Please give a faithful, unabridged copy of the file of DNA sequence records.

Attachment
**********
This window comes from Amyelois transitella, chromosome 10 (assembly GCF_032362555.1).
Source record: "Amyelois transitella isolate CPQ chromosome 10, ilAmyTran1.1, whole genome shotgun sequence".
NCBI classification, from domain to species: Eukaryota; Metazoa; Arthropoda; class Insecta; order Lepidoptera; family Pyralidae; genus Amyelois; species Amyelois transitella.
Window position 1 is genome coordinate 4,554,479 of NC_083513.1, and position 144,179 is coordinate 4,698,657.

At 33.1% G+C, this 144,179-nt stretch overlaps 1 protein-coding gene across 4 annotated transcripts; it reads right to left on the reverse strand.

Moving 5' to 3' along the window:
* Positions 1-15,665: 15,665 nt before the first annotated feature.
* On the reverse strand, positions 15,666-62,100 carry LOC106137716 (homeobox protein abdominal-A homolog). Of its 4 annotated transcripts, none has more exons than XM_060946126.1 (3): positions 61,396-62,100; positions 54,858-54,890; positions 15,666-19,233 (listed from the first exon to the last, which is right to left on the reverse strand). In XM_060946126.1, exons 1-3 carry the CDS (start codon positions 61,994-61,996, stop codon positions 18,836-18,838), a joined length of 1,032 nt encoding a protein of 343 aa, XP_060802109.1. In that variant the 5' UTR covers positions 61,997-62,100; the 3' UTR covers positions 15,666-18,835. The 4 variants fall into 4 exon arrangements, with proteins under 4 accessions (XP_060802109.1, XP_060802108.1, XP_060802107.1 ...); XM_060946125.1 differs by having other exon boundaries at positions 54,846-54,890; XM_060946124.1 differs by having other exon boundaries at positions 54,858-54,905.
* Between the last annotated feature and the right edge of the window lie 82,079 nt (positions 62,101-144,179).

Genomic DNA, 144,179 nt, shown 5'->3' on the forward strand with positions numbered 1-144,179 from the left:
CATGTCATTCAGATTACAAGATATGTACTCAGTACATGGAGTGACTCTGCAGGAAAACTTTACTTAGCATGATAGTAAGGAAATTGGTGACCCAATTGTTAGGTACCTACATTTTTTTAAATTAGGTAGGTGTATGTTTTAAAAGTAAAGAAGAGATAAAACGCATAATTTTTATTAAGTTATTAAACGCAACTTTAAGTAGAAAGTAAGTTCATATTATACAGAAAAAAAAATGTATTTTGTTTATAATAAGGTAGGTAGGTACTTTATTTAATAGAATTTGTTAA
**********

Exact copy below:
This window comes from Amyelois transitella, chromosome 10 (assembly GCF_032362555.1).
Source record: "Amyelois transitella isolate CPQ chromosome 10, ilAmyTran1.1, whole genome shotgun sequence".
NCBI classification, from domain to species: Eukaryota; Metazoa; Arthropoda; class Insecta; order Lepidoptera; family Pyralidae; genus Amyelois; species Amyelois transitella.
Window position 1 is genome coordinate 4,554,479 of NC_083513.1, and position 144,179 is coordinate 4,698,657.

At 33.1% G+C, this 144,179-nt stretch overlaps 1 protein-coding gene across 4 annotated transcripts; it reads right to left on the reverse strand.

Moving 5' to 3' along the window:
* Positions 1-15,665: 15,665 nt before the first annotated feature.
* On the reverse strand, positions 15,666-62,100 carry LOC106137716 (homeobox protein abdominal-A homolog). Of its 4 annotated transcripts, none has more exons than XM_060946126.1 (3): positions 61,396-62,100; positions 54,858-54,890; positions 15,666-19,233 (listed from the first exon to the last, which is right to left on the reverse strand). In XM_060946126.1, exons 1-3 carry the CDS (start codon positions 61,994-61,996, stop codon positions 18,836-18,838), a joined length of 1,032 nt encoding a protein of 343 aa, XP_060802109.1. In that variant the 5' UTR covers positions 61,997-62,100; the 3' UTR covers positions 15,666-18,835. The 4 variants fall into 4 exon arrangements, with proteins under 4 accessions (XP_060802109.1, XP_060802108.1, XP_060802107.1 ...); XM_060946125.1 differs by having other exon boundaries at positions 54,846-54,890; XM_060946124.1 differs by having other exon boundaries at positions 54,858-54,905.
* Between the last annotated feature and the right edge of the window lie 82,079 nt (positions 62,101-144,179).

Genomic DNA, 144,179 nt, shown 5'->3' on the forward strand with positions numbered 1-144,179 from the left:
CATGTCATTCAGATTACAAGATATGTACTCAGTACATGGAGTGACTCTGCAGGAAAACTTTACTTAGCATGATAGTAAGGAAATTGGTGACCCAATTGTTAGGTACCTACATTTTTTTAAATTAGGTAGGTGTATGTTTTAAAAGTAAAGAAGAGATAAAACGCATAATTTTTATTAAGTTATTAAACGCAACTTTAAGTAGAAAGTAAGTTCATATTATACAGAAAAAAAAATGTATTTTGTTTATAATAAGGTAGGTAGGTACTTTATTTAATAGAATTTGTTAA